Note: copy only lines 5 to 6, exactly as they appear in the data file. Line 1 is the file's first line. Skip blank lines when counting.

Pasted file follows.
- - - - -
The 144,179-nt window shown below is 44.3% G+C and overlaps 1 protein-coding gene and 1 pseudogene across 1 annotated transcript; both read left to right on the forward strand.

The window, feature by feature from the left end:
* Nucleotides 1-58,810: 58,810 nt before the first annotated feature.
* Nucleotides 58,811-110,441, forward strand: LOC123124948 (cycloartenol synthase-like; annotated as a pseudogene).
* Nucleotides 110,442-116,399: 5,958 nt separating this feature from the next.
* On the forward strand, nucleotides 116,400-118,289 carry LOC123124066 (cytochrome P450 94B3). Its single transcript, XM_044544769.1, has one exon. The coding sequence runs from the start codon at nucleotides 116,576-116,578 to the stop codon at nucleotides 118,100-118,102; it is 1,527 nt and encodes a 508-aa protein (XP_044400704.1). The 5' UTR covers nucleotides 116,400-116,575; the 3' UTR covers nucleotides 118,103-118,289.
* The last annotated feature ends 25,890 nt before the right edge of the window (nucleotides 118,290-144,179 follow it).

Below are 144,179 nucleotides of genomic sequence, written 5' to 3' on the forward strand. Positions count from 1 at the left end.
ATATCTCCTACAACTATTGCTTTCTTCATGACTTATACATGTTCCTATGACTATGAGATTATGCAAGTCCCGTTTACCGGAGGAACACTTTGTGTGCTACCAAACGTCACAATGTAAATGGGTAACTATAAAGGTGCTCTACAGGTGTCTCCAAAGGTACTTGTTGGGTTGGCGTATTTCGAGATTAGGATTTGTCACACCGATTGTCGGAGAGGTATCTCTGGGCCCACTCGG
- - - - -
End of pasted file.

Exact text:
* Nucleotides 110,442-116,399: 5,958 nt separating this feature from the next.
* On the forward strand, nucleotides 116,400-118,289 carry LOC123124066 (cytochrome P450 94B3). Its single transcript, XM_044544769.1, has one exon. The coding sequence runs from the start codon at nucleotides 116,576-116,578 to the stop codon at nucleotides 118,100-118,102; it is 1,527 nt and encodes a 508-aa protein (XP_044400704.1). The 5' UTR covers nucleotides 116,400-116,575; the 3' UTR covers nucleotides 118,103-118,289.